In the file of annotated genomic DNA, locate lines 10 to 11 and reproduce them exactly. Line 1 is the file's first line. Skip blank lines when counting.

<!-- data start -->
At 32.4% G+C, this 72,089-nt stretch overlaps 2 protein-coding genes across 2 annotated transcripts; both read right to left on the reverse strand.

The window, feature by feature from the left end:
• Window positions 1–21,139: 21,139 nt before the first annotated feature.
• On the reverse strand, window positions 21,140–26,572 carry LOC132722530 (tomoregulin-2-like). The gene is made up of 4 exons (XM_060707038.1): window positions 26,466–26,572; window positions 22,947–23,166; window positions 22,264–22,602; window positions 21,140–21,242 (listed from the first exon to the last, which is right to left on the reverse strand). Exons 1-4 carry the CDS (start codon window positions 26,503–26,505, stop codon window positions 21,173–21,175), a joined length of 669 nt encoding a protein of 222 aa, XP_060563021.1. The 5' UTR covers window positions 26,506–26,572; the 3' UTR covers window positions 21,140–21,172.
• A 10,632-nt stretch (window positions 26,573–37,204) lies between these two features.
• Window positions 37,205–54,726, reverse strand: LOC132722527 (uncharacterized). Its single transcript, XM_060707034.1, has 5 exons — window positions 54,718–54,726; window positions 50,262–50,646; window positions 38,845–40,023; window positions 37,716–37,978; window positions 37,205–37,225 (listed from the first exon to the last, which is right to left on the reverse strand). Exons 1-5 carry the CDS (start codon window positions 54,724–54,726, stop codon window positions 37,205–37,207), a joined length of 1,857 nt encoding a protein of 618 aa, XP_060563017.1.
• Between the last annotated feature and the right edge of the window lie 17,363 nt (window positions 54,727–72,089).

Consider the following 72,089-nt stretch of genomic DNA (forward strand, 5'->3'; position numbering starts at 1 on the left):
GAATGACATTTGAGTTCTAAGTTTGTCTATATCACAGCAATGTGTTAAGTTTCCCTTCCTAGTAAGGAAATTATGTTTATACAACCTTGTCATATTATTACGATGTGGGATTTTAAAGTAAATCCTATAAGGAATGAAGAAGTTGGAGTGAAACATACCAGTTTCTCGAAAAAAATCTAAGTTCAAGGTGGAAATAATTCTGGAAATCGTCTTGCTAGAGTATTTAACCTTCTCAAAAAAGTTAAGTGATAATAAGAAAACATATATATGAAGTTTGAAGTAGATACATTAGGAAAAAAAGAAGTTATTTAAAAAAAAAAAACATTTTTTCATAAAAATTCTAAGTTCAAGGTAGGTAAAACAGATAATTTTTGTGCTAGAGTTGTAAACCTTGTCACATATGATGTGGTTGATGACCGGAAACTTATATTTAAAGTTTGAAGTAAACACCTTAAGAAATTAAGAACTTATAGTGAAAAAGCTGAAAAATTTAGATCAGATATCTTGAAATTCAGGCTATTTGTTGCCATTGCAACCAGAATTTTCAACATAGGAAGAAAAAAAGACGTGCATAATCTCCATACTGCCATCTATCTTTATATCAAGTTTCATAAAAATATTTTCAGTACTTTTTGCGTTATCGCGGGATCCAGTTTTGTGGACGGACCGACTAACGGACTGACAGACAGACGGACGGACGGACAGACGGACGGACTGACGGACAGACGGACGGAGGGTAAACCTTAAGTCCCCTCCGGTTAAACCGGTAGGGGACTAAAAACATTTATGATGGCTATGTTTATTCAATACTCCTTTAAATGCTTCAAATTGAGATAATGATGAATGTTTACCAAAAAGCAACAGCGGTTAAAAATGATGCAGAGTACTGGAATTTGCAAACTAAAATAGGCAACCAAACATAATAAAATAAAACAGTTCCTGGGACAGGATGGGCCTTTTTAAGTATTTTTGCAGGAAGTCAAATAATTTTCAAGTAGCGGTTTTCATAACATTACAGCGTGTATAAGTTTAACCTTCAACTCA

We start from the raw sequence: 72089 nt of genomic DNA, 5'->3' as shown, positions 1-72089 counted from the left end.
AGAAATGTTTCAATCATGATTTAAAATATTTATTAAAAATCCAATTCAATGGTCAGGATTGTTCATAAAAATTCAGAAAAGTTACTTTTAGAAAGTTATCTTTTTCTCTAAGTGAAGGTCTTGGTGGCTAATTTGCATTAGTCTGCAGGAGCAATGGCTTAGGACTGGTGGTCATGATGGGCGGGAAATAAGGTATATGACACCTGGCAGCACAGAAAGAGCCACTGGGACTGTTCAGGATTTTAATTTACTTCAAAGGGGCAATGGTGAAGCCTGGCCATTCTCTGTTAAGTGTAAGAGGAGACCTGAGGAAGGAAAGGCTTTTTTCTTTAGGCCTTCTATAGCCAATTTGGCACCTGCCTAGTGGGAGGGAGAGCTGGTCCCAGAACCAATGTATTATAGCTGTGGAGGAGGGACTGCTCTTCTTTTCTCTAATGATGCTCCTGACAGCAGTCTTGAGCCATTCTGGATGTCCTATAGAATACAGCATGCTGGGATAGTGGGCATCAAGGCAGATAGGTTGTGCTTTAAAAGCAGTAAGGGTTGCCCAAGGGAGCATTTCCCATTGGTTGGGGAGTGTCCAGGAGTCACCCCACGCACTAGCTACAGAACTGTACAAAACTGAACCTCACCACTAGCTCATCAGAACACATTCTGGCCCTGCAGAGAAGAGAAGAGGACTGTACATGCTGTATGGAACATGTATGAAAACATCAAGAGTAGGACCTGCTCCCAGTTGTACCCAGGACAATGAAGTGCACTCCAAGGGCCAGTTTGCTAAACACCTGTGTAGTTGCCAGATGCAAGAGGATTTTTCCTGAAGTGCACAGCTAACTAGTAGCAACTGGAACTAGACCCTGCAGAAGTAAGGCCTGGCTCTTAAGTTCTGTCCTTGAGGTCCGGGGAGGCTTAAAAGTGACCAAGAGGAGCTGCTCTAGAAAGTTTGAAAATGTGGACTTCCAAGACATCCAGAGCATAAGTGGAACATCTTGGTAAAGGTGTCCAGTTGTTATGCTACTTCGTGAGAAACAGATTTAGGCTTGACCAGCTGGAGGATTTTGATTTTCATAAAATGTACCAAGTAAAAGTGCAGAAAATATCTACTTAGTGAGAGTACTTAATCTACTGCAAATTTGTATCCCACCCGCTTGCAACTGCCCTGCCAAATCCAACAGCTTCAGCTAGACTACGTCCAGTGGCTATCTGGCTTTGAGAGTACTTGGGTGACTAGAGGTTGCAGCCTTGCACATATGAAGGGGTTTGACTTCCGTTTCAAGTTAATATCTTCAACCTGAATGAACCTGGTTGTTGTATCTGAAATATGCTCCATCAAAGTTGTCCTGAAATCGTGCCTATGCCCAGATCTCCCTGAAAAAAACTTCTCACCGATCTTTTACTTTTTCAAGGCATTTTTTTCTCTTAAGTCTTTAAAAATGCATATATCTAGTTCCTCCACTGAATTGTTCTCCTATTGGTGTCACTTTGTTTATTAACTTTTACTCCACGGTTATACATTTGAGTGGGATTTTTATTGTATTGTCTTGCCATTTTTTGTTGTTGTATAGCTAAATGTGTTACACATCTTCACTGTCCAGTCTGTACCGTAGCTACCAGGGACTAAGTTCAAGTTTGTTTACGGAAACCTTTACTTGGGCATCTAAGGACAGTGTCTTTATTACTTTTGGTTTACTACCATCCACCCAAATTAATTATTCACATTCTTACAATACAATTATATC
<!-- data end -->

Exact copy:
We start from the raw sequence: 72089 nt of genomic DNA, 5'->3' as shown, positions 1-72089 counted from the left end.
AGAAATGTTTCAATCATGATTTAAAATATTTATTAAAAATCCAATTCAATGGTCAGGATTGTTCATAAAAATTCAGAAAAGTTACTTTTAGAAAGTTATCTTTTTCTCTAAGTGAAGGTCTTGGTGGCTAATTTGCATTAGTCTGCAGGAGCAATGGCTTAGGACTGGTGGTCATGATGGGCGGGAAATAAGGTATATGACACCTGGCAGCACAGAAAGAGCCACTGGGACTGTTCAGGATTTTAATTTACTTCAAAGGGGCAATGGTGAAGCCTGGCCATTCTCTGTTAAGTGTAAGAGGAGACCTGAGGAAGGAAAGGCTTTTTTCTTTAGGCCTTCTATAGCCAATTTGGCACCTGCCTAGTGGGAGGGAGAGCTGGTCCCAGAACCAATGTATTATAGCTGTGGAGGAGGGACTGCTCTTCTTTTCTCTAATGATGCTCCTGACAGCAGTCTTGAGCCATTCTGGATGTCCTATAGAATACAGCATGCTGGGATAGTGGGCATCAAGGCAGATAGGTTGTGCTTTAAAAGCAGTAAGGGTTGCCCAAGGGAGCATTTCCCATTGGTTGGGGAGTGTCCAGGAGTCACCCCACGCACTAGCTACAGAACTGTACAAAACTGAACCTCACCACTAGCTCATCAGAACACATTCTGGCCCTGCAGAGAAGAGAAGAGGACTGTACATGCTGTATGGAACATGTATGAAAACATCAAGAGTAGGACCTGCTCCCAGTTGTACCCAGGACAATGAAGTGCACTCCAAGGGCCAGTTTGCTAAACACCTGTGTAGTTGCCAGATGCAAGAGGATTTTTCCTGAAGTGCACAGCTAACTAGTAGCAACTGGAACTAGACCCTGCAGAAGTAAGGCCTGGCTCTTAAGTTCTGTCCTTGAGGTCCGGGGAGGCTTAAAAGTGACCAAGAGGAGCTGCTCTAGAAAGTTTGAAAATGTGGACTTCCAAGACATCCAGAGCATAAGTGGAACATCTTGGTAAAGGTGTCCAGTTGTTATGCTACTTCGTGAGAAACAGATTTAGGCTTGACCAGCTGGAGGATTTTGATTTTCATAAAATGTACCAAGTAAAAGTGCAGAAAATATCTACTTAGTGAGAGTACTTAATCTACTGCAAATTTGTATCCCACCCGCTTGCAACTGCCCTGCCAAATCCAACAGCTTCAGCTAGACTACGTCCAGTGGCTATCTGGCTTTGAGAGTACTTGGGTGACTAGAGGTTGCAGCCTTGCACATATGAAGGGGTTTGACTTCCGTTTCAAGTTAATATCTTCAACCTGAATGAACCTGGTTGTTGTATCTGAAATATGCTCCATCAAAGTTGTCCTGAAATCGTGCCTATGCCCAGATCTCCCTGAAAAAAACTTCTCACCGATCTTTTACTTTTTCAAGGCATTTTTTTCTCTTAAGTCTTTAAAAATGCATATATCTAGTTCCTCCACTGAATTGTTCTCCTATTGGTGTCACTTTGTTTATTAACTTTTACTCCACGGTTATACATTTGAGTGGGATTTTTATTGTATTGTCTTGCCATTTTTTGTTGTTGTATAGCTAAATGTGTTACACATCTTCACTGTCCAGTCTGTACCGTAGCTACCAGGGACTAAGTTCAAGTTTGTTTACGGAAACCTTTACTTGGGCATCTAAGGACAGTGTCTTTATTACTTTTGGTTTACTACCATCCACCCAAATTAATTATTCACATTCTTACAATACAATTATATC